Illustration by Sara-Mara
For some annoying cosmic reason, Mid-Mid’s (Middleton Middle School) Eighth Grade Promotion Ceremony had been the beginning of the end not just for Zack Dore, but for his sister Gina as well:
Her graduation dress was the center of her “post-punk princess ensemble,” a frilly white dress with hot pink knee socks and black combat boots. Along with her flashing green eyes and thick auburn hair, Gina somehow managed to be pretty and make fun of pretty all at the same time. Mom wasn’t going to let her wear the boots until Ms. Killian, Mid-Mid’s incurably bohemian English instructor, called and insisted that the boots would be “delicious.”
It was Gina’s last official day of middle school. She’d done eighth grade right: played Katherina in The Taming of the Shrew, won the Spring Poetry Jam, and gotten nearly perfect grades.
Nearly. Truth is they’d been slipping since the end of last year, and it was getting harder and harder to maintain the illusion of effortlessness, but no one except Gina was worried. Her grades and wonky wit had landed her one of just three student speaker spots on the graduation platform. Her task: to write and recite the annual “Wings of the Future Inspirational Closing Speech.”
Fifty-three minutes into the ceremony, Mom looked up from her program, for the sixth time, and whispered “I don’t see her.”
“She’s going over her speech,” Dad reassured. He was at least as nervous as she was but, being a lawyer, had mastered the art of pretend certainty.
After getting the nod from Mrs. Williams, Gina straightened the bows on her knee socks and crossed to the platform steps. She suddenly felt absurd and inadequate. Missy Herbert had just completed her valedictorian speech. It was good, but predictable. Which in Middleton was the quintessence of goodness. Not that Gina resented her, it was just that Missy was “safe,” and somehow her safeness drew attention to Gina’s not-safeness.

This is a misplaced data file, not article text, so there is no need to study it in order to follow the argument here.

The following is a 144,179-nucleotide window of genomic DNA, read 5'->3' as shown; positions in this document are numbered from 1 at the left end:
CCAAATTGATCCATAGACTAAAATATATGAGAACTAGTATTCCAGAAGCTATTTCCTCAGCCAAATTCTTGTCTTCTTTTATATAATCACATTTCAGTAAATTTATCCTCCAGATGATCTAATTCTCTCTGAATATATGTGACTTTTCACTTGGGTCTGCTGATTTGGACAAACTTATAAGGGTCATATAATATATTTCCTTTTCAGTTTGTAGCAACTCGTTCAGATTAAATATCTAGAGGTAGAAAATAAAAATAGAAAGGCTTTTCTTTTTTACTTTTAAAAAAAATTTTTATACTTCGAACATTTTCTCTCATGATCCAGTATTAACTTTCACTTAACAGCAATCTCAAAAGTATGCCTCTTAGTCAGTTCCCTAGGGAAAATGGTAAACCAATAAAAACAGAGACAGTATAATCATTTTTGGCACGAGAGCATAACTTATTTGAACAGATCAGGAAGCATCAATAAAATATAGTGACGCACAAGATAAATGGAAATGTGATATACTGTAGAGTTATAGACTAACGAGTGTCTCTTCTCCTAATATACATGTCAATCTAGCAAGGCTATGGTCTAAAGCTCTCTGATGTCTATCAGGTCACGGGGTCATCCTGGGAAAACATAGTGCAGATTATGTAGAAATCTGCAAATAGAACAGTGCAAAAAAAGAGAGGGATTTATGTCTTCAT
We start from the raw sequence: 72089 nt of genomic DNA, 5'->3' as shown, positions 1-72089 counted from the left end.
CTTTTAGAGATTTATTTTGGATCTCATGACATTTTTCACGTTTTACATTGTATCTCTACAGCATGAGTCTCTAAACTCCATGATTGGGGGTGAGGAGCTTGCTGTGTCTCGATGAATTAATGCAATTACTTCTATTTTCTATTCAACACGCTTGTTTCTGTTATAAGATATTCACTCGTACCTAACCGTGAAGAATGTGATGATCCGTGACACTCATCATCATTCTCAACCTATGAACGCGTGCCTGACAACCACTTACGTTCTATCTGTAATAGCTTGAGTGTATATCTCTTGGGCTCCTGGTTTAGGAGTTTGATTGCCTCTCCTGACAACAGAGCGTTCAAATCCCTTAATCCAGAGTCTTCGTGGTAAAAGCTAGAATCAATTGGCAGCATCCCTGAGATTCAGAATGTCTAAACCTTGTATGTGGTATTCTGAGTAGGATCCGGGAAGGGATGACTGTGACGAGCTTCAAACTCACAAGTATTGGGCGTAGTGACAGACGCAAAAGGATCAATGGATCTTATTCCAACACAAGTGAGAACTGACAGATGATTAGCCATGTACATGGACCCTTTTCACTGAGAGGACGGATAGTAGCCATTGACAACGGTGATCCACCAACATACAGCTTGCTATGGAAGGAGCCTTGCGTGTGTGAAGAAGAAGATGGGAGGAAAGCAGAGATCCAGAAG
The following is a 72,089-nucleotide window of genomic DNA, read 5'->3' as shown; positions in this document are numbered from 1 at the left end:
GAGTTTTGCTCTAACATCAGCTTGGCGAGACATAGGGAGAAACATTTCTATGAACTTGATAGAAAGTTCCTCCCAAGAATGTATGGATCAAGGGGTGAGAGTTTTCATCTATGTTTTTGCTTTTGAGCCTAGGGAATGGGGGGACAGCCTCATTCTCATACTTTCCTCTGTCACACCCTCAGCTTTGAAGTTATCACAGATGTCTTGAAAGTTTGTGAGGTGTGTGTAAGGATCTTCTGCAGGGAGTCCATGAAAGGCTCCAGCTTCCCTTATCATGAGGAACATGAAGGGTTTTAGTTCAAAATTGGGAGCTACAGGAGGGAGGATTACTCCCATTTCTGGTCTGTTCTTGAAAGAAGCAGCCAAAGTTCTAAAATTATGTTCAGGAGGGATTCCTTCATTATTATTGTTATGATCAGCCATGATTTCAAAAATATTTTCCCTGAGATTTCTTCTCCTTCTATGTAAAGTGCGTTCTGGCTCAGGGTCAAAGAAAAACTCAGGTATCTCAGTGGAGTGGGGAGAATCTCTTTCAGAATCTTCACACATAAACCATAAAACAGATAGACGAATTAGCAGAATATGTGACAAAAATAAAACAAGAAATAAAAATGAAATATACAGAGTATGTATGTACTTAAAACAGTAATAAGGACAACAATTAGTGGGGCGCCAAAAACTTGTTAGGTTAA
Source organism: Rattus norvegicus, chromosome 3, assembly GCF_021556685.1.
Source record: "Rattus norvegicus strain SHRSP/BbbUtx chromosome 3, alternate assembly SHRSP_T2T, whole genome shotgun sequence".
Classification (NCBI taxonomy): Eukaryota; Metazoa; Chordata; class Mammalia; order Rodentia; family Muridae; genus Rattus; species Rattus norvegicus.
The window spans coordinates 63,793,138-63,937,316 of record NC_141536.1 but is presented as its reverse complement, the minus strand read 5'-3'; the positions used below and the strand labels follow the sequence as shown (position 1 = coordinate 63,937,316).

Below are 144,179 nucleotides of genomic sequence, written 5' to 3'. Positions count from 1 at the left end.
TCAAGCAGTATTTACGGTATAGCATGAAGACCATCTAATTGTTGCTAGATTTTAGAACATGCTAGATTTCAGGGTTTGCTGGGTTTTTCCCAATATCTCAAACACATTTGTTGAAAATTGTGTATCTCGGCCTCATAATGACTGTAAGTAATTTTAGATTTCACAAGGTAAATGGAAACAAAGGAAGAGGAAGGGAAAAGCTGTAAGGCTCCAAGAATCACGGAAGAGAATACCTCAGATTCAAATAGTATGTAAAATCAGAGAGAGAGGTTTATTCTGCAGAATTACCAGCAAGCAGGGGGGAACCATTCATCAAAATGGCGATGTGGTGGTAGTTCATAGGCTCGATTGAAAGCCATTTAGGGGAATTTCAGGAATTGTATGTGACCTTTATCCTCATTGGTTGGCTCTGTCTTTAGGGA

With Ms. Killian’s approval, Gina had decided to stand the whole Wings of the Future tradition on its head. “Not everyone soars forth on the wings of the future,” Gina’d planned to say, “some drag themselves backward on the elbows of the past.” Ms. Killian had called the line “pure genius.”
Only now had Gina suddenly realized that Ms. Killian was insane.
The Seventh Grade Jazz Ensemble finished their nearly on-key rendition of “New York, New York,” which had nothing to do with anything, but was their best number.
“And now,” five-foot-four-inch Principal Glassmann intoned in his incongruously large voice, “here’s Gina Dore, winner of last month’s Spring Poetry Jam, and our own Catalina in the spring drama production of The Dawning of the Shrew, to present the Wings of the Future Inspirational Closing Speech.”
Applause—frighteningly over-expectant applause.
It suddenly seemed to Gina that the sound was coming from alien scientists on the other side of a thick glass window who were here to study her in her…what?…natural habitat? Hardly. There was nothing natural about this. What was she doing here?
As she climbed the steps and floated toward the microphone, she thought, How absurd. All these humanoid creatures folded onto their posteriors, smacking their forepaws together as if it had some kind of actual meaning.
She approached the stand and raised the mic. Which, as planned, brought a hearty laugh (poor Principal Glassmann had to suffer this indignity at least a dozen times a year). But instead of jarring Gina out of her altered state of consciousness, their laughter only added to her sense of disassociation: Those creatures are making strange barking noises now.
Why had she agreed to give this speech?
Thoughts: Have you ever felt crushed under the weight of others’ expectations?
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